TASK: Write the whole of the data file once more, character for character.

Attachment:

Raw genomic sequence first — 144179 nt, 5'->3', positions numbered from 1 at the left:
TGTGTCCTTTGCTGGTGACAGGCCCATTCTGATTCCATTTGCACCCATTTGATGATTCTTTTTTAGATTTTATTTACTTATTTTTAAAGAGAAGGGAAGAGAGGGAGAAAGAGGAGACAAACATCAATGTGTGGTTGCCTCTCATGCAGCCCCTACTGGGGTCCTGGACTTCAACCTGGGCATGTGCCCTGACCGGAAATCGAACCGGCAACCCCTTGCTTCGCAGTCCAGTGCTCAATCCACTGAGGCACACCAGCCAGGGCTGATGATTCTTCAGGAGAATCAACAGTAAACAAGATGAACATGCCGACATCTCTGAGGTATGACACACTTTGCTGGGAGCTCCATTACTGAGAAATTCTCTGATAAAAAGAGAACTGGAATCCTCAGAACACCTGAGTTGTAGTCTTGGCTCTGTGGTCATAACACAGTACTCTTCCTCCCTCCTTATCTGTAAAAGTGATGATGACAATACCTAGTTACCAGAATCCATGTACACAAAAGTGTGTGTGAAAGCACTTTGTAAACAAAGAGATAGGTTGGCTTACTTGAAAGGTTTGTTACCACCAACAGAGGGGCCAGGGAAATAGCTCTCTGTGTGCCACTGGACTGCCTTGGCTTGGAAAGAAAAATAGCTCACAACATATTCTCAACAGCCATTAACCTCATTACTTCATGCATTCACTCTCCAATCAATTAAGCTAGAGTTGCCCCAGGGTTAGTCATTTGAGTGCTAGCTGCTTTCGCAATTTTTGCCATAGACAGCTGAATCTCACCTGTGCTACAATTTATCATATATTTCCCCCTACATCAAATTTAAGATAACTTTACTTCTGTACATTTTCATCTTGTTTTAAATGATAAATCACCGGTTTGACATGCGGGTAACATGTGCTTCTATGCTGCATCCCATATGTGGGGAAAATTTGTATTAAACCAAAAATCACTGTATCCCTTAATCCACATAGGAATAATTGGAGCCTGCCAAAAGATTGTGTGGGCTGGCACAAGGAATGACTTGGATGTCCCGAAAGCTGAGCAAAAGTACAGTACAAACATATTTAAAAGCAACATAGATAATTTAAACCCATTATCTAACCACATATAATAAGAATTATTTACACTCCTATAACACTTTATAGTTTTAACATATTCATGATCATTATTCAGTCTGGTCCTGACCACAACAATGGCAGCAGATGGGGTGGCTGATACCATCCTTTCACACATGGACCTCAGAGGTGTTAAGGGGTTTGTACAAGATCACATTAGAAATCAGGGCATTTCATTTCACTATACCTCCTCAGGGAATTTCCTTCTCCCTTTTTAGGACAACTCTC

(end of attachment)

Raw genomic sequence first — 144179 nt, 5'->3', positions numbered from 1 at the left:
TGTGTCCTTTGCTGGTGACAGGCCCATTCTGATTCCATTTGCACCCATTTGATGATTCTTTTTTAGATTTTATTTACTTATTTTTAAAGAGAAGGGAAGAGAGGGAGAAAGAGGAGACAAACATCAATGTGTGGTTGCCTCTCATGCAGCCCCTACTGGGGTCCTGGACTTCAACCTGGGCATGTGCCCTGACCGGAAATCGAACCGGCAACCCCTTGCTTCGCAGTCCAGTGCTCAATCCACTGAGGCACACCAGCCAGGGCTGATGATTCTTCAGGAGAATCAACAGTAAACAAGATGAACATGCCGACATCTCTGAGGTATGACACACTTTGCTGGGAGCTCCATTACTGAGAAATTCTCTGATAAAAAGAGAACTGGAATCCTCAGAACACCTGAGTTGTAGTCTTGGCTCTGTGGTCATAACACAGTACTCTTCCTCCCTCCTTATCTGTAAAAGTGATGATGACAATACCTAGTTACCAGAATCCATGTACACAAAAGTGTGTGTGAAAGCACTTTGTAAACAAAGAGATAGGTTGGCTTACTTGAAAGGTTTGTTACCACCAACAGAGGGGCCAGGGAAATAGCTCTCTGTGTGCCACTGGACTGCCTTGGCTTGGAAAGAAAAATAGCTCACAACATATTCTCAACAGCCATTAACCTCATTACTTCATGCATTCACTCTCCAATCAATTAAGCTAGAGTTGCCCCAGGGTTAGTCATTTGAGTGCTAGCTGCTTTCGCAATTTTTGCCATAGACAGCTGAATCTCACCTGTGCTACAATTTATCATATATTTCCCCCTACATCAAATTTAAGATAACTTTACTTCTGTACATTTTCATCTTGTTTTAAATGATAAATCACCGGTTTGACATGCGGGTAACATGTGCTTCTATGCTGCATCCCATATGTGGGGAAAATTTGTATTAAACCAAAAATCACTGTATCCCTTAATCCACATAGGAATAATTGGAGCCTGCCAAAAGATTGTGTGGGCTGGCACAAGGAATGACTTGGATGTCCCGAAAGCTGAGCAAAAGTACAGTACAAACATATTTAAAAGCAACATAGATAATTTAAACCCATTATCTAACCACATATAATAAGAATTATTTACACTCCTATAACACTTTATAGTTTTAACATATTCATGATCATTATTCAGTCTGGTCCTGACCACAACAATGGCAGCAGATGGGGTGGCTGATACCATCCTTTCACACATGGACCTCAGAGGTGTTAAGGGGTTTGTACAAGATCACATTAGAAATCAGGGCATTTCATTTCACTATACCTCCTCAGGGAATTTCCTTCTCCCTTTTTAGGACAACTCTC